3. What Is An Observation?Tegmark has another argument against quantum mind. The processes of perception unfold over scores of milliseconds or more. Therefore,
Psychotic Binding versus Functional Binding"...we are never even close to being able to perceive superpositions of different perceptions. Reducing object decoherence (from Hoe) during measurement would make no difference, since decoherence would take place in the brain long before the transmission of the appropriate sensory input through sensory nerves had been completed." (4.2.5)Such an account presupposes an uncomplicated realism about perception. According to perceptual realism, subjects of experience ("observers") apprehend - somehow - mind-independent experimental apparatus, measuring devices, cats, and so forth in their local surroundings. However, subjects don't "perceive superpositions of different perceptions" - any more than they commune with determinate mind-independent classical objects. The external world is an inference, not an observation. Such "epistemological idealism" holds true independently of the far more speculative conjecture advanced here that experience discloses the intrinsic nature of the physical. On a world-simulation model of perceptual experience, the extracranial environment does not create phenomenal content, it selects phenomenal content internal to the CNS - again, via a complicated causal chain.
Traditional world-simulation models of perceptual experience are classical by default: they must explain why a pack of membrane-bound neurons aren't, at most, micro-experiential zombies, i.e. the phenomenal binding / combination problem as first clearly formulated by William James. By contrast, in our version of the world-simulation model, subjects of experience are instantiated by phase-coherent neuronal superpositions. These neuronal superpositions function as the raw material for our phenomenally bound world-simulations.
Tegmark would dismiss any such conjecture:"This means that we should strictly speaking not think of macrosuperpositions such as Eq. (28) as first forming and then decohering... - rather, subject decoherence is so fast that such superpositions decohere already during their process of formation."However, what's at issue here is not the fanciful existence of an individual phase-coherent superposition of your CNS and a perceived e.g. extracranial cat beyond your transcendental skull in some quantum analogue of a Vulcan mind-meld. We don't literally "observe" our local surroundings, or "perceive" mind-independent cats and shared public pointer-readings. Such an out-of-body feat would be physically impossible. Rather, inputs from peripheral sensory transducers in the extracranial environment pass up the optic (etc) nerve and go on to select the internal contents of one's phenomenally bound world-simulation - with a time-lag of anything from tens to hundreds of milliseconds. Thus Tegmark is right to say that awake, naturally evolved biological minds track only gross, fitness-relevant classical-like patterns in the local environment, not e.g. the heavily scrambled complex phase relationships as demanded by Everettian QM. Yet only a quantum mind could phenomenally bind distributed neuronal feature-processors into a world-simulation - a simulation whose phenomenal features may be described "from the inside" by an approximation of classical Newtonian physics. Thanks to quantum coherence, one's internal phenomenal world seems robustly classical - and robustly mind-independent.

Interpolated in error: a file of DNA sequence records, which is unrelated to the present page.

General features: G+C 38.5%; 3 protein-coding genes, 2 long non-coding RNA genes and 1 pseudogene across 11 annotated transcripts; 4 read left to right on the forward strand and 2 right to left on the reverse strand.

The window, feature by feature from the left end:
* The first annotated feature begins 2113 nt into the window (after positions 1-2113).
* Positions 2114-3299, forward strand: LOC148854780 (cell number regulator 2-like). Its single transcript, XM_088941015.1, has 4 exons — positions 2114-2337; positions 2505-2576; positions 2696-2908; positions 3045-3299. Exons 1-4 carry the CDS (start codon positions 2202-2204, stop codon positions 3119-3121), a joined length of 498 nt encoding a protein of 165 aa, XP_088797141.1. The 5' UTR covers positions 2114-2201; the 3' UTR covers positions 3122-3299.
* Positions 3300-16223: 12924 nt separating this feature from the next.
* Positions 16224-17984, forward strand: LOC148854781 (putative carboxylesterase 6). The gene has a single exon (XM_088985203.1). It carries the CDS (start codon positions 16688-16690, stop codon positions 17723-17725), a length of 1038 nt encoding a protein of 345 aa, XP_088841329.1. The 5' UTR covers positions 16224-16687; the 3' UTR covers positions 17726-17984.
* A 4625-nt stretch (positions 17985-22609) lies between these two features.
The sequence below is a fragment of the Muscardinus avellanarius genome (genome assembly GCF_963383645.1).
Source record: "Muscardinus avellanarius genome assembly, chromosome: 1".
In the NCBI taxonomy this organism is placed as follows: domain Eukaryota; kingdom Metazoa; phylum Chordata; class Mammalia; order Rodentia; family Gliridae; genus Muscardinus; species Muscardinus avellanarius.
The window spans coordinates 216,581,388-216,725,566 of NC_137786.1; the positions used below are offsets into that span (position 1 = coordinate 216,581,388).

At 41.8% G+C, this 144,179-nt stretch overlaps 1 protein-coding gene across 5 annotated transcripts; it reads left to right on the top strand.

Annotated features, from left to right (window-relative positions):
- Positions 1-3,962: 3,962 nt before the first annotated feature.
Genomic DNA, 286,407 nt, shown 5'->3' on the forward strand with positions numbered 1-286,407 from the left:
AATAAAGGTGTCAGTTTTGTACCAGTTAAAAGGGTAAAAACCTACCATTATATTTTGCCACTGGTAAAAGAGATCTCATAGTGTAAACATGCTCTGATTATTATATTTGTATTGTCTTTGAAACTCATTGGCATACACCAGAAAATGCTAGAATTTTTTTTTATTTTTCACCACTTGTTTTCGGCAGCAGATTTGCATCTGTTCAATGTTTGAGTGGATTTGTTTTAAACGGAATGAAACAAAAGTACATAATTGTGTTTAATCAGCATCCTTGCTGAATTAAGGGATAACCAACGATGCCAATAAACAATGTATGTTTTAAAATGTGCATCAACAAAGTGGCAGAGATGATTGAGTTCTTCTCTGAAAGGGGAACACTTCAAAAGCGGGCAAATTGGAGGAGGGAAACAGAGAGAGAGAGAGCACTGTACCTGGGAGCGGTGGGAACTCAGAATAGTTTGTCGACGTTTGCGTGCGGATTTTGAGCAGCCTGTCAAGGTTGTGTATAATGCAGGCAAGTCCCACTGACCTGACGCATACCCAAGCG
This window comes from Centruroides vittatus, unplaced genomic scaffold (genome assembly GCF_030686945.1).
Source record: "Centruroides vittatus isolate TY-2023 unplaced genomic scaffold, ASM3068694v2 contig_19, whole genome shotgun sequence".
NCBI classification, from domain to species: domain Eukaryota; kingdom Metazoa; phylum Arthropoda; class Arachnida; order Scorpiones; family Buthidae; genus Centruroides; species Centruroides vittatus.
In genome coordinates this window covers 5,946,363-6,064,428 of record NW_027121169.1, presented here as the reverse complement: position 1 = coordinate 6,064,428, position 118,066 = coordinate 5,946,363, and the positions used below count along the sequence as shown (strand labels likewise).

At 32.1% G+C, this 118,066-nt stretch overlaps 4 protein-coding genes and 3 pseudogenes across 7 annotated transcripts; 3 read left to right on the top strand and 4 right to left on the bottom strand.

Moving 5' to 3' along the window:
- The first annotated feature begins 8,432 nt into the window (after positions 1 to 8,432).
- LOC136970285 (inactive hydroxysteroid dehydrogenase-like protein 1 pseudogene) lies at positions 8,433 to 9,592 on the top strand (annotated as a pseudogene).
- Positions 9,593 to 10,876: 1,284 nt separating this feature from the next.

But how? Assuming non-materialist physicalism is true, and the unmodified and unsupplemented unitary Schrödinger dynamics is correct, quantum coherence explains the brute existence of phenomenal binding. Yet if the superposition principle doesn't break down in the CNS, then why isn't "psychotic binding", i.e. psychotic minds and psychotic thought, all but ubiquitous? How can we theoretically derive from sub-femtosecond superpositions the multi-millisecond state-transitions of familiar neural network modelling, the slow processes of more-or-less orderly human serial thought, and the temporally coarse-grained updates to our world-simulations described by textbook neuroscience accounts of perception?
Here we must explore the implications of Wojciech Zurek’s “Quantum Darwinism"(2) for the CNS. The decoherence program of post-Everett QM pioneered by Zeh, Zurek et al. explains the emergence of a seemingly robust mind-independent classical world from the quantum world via a mechanism strongly analogous to Darwinian natural selection. This is no casual metaphor(3). So what happens when we apply quantum Darwinism to the CNS? The emergence of quasi-classical neurons - just as the neuroscience textbooks and light microscopy suggest. But note the "quasi". If we start by simply assuming - rather than rigorously deriving from QFT - the existence of decohered classical neurons, then we face the insoluble phenomenal binding / combination problem that drives David Chalmers to dualism. (cf. 7) In short, Schrödinger's neurons plus Zurek's Quantum Darwinism can “save the phenomena" and preserve monistic physicalism. Or rather, this is the proposal: experiment will decide: 6.